kvetchlandia:

Bruce Davidson     Brooklyn, New York, from the “Brooklyn Gang” Series     1959
oldnewyork:

From the 1959 Brooklyn gang series, by Bruce Davidson
ikerobo I know you had been working on prince of cats for a good long while. I'm wondering at what point do you feel you had to move to each stage of development? Was and is there much back and forth in your process or do you feel you had to have everything nailed down before you could go forward?

d3-14:

I had an editor… err 3 editors that were responsible for keeping me moving along. Usually an editor gives you milestones or what not. I didn’t reveal to my editors the unique restraints I gave myself. Some editors gave more back and forth than others. Casey Seijas was instrumental in getting the project approved but moved on before the book really got underway, Jonathan Vankin gave the most support and back and forth on Prince of Cats.

Prince of Cats required I move back and forth from script and breakdown because the way all of the pages had to relate to each other. I wrote the script with layouts in mind then I worked out the breaks, changing panel layouts so that the pages could rhyme and then I would change the script as I went around to better rhyme or preserve the beats.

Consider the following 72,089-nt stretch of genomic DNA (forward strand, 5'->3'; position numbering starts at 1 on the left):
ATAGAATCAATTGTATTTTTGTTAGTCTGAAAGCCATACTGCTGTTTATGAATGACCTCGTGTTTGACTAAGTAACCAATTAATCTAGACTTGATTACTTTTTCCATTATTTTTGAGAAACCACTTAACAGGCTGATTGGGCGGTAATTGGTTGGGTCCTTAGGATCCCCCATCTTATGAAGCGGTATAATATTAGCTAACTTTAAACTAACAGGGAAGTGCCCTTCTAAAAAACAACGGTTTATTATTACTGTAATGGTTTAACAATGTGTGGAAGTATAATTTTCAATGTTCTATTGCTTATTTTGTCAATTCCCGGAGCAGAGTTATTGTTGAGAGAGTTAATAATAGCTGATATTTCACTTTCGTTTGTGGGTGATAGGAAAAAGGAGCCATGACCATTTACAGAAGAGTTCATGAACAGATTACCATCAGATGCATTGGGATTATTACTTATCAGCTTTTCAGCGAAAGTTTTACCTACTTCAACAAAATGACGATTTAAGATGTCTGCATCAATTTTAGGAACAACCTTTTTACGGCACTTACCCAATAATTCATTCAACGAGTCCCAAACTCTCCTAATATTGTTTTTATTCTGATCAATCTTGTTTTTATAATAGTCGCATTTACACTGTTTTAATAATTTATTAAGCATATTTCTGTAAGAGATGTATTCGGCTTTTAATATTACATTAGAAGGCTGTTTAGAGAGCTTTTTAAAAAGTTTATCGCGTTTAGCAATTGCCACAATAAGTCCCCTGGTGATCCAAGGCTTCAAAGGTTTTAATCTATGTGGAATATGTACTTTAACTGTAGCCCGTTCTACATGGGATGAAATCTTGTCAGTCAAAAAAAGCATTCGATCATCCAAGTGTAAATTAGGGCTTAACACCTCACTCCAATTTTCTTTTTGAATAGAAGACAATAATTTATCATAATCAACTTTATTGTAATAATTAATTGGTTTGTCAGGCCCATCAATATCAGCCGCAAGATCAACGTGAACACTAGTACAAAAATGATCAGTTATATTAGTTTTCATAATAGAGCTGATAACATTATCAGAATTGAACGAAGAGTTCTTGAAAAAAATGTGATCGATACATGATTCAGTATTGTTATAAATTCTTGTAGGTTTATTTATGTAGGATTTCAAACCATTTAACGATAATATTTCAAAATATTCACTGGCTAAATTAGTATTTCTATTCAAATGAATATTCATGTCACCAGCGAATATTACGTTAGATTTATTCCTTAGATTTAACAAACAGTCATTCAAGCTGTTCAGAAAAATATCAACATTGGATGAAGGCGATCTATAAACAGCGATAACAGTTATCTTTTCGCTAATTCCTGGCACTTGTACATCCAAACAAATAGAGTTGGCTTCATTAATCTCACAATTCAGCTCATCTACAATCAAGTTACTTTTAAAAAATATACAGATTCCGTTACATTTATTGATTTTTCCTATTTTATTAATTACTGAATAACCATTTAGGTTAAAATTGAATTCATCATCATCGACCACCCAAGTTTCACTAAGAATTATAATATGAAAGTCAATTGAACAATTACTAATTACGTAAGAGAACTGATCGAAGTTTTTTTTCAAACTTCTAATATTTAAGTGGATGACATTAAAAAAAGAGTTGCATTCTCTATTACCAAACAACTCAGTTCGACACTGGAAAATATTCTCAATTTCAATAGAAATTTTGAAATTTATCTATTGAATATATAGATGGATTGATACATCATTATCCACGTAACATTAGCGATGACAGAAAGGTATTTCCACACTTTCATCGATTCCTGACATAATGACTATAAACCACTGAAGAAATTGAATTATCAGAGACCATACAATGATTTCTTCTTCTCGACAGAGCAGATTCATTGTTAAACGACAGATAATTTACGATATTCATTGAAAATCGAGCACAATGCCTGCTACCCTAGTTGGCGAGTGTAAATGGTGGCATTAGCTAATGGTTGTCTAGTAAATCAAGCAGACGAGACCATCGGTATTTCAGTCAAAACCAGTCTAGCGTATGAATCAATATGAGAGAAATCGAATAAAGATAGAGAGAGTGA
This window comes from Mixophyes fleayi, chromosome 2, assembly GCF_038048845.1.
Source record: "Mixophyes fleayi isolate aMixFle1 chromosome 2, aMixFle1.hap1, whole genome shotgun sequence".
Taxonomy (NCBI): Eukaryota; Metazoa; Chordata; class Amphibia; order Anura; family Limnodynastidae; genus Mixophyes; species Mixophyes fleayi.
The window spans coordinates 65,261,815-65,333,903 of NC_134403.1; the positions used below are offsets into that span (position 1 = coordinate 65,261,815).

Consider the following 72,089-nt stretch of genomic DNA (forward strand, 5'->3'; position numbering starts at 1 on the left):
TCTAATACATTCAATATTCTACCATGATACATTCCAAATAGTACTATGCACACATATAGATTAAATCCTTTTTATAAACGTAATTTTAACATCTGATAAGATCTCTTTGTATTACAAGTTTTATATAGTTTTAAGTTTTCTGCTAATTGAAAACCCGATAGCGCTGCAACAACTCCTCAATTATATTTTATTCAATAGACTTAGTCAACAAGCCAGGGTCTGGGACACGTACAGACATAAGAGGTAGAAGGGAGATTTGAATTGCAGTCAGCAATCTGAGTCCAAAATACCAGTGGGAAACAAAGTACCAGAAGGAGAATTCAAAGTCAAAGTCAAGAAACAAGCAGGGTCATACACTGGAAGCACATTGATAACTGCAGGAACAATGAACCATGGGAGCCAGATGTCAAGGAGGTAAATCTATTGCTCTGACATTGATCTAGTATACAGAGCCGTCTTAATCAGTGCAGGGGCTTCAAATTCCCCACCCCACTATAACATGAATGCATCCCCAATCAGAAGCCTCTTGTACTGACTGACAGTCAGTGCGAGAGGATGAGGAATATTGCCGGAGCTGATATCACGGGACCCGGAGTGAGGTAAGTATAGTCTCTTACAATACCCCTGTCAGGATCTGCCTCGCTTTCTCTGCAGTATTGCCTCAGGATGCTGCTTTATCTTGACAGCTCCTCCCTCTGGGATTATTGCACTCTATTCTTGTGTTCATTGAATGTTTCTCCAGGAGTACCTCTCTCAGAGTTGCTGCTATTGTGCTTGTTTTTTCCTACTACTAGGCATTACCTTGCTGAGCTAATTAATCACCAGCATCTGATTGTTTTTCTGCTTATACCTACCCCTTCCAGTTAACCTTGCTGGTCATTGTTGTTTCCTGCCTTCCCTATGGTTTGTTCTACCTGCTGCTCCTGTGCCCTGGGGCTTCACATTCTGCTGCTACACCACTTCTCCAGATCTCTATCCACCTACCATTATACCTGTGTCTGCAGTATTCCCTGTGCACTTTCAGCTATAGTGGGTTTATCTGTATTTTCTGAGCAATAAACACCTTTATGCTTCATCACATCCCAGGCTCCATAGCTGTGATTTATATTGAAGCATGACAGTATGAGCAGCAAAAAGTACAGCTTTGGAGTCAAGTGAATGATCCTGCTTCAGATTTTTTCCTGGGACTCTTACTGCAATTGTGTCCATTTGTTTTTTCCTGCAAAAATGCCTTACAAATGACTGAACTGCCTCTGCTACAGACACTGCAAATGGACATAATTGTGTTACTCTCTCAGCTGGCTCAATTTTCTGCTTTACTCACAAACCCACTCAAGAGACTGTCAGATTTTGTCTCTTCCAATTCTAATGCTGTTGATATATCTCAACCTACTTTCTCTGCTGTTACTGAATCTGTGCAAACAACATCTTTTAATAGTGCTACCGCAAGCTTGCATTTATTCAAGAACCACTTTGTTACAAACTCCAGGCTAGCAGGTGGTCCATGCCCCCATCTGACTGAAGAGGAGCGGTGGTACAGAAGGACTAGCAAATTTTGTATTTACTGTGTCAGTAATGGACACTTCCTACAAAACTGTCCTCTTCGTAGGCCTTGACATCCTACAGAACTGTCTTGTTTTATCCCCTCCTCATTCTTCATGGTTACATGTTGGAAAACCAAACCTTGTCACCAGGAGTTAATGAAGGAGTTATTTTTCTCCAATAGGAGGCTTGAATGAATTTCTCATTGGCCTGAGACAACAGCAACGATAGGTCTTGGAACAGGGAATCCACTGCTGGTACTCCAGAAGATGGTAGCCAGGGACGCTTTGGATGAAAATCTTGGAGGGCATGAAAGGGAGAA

When I am working on my own I move along when I am done with whatever stage I’m on.

oldnewyork:

From the 1959 Brooklyn gang series, by Bruce Davidson
hiphopclassicks:

Rakim
kvetchlandia:

Bruce davidson     The Brooklyn Gang, Summer      1959
howtoseewithoutacamera:

by Bruce Davidson
From Brooklyn Gang, 1959

Rosencrantz: Do you think Death could possibly be a boat?

Guildenstern: No, no, no… Death is “not.” Death isn’t. Take my meaning? Death is the ultimate negative. Not-being. You can’t not be on a boat.

Rosencrantz: I’ve frequently not been on boats.

Guildenstern: No, no… What you’ve been is not on boats.

— Tom Stoppard, Rosencrantz and Guildenstern are Dead (via genocidaltheta)

(Source: imestizaa, via itaintcoca-colaitsrice)